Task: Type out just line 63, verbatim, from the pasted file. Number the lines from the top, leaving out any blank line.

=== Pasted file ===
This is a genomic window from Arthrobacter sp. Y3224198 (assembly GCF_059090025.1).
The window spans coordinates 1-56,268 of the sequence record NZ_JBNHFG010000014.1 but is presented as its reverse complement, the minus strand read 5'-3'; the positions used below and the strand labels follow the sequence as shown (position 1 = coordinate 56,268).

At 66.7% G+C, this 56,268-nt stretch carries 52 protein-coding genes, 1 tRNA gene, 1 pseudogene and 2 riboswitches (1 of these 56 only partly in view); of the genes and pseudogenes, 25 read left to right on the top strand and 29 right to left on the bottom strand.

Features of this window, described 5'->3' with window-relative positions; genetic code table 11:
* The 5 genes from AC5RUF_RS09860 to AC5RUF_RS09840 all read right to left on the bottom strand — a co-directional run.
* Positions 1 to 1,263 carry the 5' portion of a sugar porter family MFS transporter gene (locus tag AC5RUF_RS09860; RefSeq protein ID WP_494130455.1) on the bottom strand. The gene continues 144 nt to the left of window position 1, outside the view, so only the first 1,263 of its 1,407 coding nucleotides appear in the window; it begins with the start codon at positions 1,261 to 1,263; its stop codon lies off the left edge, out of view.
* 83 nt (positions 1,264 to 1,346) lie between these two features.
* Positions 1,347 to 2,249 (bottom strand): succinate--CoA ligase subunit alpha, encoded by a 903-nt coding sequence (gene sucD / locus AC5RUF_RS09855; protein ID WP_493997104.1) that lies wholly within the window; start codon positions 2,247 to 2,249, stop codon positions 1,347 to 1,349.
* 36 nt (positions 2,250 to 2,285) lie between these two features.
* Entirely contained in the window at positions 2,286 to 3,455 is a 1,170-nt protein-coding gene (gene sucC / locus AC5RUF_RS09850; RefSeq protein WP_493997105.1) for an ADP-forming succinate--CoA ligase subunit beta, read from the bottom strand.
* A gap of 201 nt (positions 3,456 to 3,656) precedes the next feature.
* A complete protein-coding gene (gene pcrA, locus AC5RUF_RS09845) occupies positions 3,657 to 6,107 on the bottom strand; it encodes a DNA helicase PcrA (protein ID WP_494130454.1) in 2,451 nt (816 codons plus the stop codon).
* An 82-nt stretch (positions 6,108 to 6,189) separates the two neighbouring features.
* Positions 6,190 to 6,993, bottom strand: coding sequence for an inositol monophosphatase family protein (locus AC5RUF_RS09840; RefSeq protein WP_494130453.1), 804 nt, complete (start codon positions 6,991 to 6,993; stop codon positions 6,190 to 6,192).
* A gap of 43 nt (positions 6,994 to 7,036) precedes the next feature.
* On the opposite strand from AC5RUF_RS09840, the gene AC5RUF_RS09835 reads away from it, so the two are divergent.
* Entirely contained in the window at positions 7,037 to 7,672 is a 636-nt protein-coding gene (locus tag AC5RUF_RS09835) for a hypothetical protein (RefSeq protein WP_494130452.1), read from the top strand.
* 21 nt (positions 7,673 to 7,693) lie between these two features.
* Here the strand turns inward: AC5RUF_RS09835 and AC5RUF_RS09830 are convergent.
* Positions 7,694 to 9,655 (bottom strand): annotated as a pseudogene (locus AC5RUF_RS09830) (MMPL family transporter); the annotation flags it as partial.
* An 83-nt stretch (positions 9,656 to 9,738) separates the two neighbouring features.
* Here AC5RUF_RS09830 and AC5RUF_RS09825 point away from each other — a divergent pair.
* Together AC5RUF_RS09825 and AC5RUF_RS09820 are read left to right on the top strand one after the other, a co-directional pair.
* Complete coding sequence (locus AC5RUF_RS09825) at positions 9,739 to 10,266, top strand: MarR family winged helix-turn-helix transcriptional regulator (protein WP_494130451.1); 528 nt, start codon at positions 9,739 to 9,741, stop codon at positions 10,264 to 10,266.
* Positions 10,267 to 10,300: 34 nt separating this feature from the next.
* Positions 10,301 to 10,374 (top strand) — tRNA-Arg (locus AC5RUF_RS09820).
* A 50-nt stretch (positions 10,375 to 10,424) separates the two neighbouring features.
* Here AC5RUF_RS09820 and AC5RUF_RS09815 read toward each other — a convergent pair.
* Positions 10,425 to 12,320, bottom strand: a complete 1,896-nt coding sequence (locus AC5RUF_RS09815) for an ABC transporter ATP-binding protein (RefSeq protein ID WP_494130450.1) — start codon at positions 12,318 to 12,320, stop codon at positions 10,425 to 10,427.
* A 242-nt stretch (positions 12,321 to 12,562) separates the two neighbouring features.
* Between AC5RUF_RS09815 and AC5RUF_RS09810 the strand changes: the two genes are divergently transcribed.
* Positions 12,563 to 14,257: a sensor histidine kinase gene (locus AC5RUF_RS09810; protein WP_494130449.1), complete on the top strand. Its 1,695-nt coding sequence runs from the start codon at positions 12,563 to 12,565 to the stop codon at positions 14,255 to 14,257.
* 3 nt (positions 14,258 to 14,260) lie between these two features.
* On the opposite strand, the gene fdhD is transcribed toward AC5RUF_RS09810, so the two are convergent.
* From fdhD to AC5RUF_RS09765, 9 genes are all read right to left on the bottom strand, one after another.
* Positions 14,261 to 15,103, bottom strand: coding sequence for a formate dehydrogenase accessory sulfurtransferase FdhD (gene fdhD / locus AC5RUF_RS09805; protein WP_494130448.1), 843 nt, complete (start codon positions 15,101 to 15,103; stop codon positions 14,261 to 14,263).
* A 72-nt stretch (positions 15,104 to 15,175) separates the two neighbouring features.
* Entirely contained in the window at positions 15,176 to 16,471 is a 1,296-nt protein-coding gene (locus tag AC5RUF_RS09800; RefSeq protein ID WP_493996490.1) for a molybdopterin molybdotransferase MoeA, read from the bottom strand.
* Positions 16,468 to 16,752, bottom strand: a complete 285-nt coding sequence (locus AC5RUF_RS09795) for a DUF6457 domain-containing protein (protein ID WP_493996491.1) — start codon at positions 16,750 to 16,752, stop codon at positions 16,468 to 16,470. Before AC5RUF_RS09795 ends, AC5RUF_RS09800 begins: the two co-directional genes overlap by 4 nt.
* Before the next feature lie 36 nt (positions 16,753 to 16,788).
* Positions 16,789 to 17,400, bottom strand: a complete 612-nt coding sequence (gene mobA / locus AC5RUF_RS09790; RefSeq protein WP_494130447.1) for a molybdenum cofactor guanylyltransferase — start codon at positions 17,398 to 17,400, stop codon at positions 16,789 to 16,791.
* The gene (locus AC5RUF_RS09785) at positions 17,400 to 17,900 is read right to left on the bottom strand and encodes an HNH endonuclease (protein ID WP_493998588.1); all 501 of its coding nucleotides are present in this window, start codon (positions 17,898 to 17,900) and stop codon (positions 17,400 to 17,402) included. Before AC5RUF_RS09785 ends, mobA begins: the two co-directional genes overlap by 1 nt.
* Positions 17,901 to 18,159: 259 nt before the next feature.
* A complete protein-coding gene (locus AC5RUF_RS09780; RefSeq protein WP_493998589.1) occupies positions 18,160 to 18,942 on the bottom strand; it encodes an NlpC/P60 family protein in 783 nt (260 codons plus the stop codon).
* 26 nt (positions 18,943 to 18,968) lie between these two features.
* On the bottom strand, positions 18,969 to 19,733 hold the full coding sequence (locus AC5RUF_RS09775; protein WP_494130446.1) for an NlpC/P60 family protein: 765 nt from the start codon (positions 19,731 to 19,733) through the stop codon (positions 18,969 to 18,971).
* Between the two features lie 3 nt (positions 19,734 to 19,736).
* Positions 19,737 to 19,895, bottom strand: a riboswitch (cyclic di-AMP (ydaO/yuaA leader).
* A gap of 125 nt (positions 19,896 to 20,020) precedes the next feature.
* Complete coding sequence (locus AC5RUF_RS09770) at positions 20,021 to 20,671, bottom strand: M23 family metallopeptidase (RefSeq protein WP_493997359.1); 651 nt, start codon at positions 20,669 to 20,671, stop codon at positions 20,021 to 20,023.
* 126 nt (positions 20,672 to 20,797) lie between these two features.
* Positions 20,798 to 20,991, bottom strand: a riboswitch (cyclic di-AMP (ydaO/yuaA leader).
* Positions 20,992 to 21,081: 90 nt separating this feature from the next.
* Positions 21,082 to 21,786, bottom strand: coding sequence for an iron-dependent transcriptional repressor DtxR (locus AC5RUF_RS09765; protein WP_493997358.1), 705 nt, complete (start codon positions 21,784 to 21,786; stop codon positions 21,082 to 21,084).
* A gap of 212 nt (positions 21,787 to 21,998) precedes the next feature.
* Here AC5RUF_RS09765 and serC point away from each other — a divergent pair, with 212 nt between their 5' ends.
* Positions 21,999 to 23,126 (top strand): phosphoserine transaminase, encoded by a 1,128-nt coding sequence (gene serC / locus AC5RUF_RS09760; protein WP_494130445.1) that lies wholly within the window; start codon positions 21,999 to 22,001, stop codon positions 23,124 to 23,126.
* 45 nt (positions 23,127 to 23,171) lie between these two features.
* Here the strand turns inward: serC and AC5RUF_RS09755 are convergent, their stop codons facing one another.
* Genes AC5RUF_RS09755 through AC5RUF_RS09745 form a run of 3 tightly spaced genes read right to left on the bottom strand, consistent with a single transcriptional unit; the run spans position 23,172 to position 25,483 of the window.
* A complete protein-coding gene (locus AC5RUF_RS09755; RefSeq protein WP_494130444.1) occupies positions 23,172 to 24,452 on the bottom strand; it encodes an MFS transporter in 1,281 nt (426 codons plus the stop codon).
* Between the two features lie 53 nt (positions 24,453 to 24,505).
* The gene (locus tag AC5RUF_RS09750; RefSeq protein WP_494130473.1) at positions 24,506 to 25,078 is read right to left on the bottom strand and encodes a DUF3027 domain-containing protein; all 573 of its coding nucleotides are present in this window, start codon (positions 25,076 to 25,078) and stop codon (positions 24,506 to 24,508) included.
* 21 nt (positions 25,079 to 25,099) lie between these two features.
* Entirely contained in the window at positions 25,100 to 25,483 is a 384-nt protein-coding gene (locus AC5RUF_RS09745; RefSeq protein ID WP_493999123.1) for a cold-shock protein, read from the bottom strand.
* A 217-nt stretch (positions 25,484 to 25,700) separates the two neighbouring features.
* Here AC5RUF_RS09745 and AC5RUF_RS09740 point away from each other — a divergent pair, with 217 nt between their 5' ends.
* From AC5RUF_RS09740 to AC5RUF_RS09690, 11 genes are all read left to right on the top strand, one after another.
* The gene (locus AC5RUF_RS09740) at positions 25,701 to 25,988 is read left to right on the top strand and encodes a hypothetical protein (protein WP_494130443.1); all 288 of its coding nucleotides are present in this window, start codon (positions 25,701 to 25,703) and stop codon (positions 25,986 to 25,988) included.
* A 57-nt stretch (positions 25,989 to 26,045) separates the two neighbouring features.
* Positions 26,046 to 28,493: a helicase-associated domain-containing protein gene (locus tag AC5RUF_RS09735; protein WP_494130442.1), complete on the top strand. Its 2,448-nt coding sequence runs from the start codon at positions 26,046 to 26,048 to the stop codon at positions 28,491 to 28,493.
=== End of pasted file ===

* The gene (locus tag AC5RUF_RS09750; RefSeq protein WP_494130473.1) at positions 24,506 to 25,078 is read right to left on the bottom strand and encodes a DUF3027 domain-containing protein; all 573 of its coding nucleotides are present in this window, start codon (positions 25,076 to 25,078) and stop codon (positions 24,506 to 24,508) included.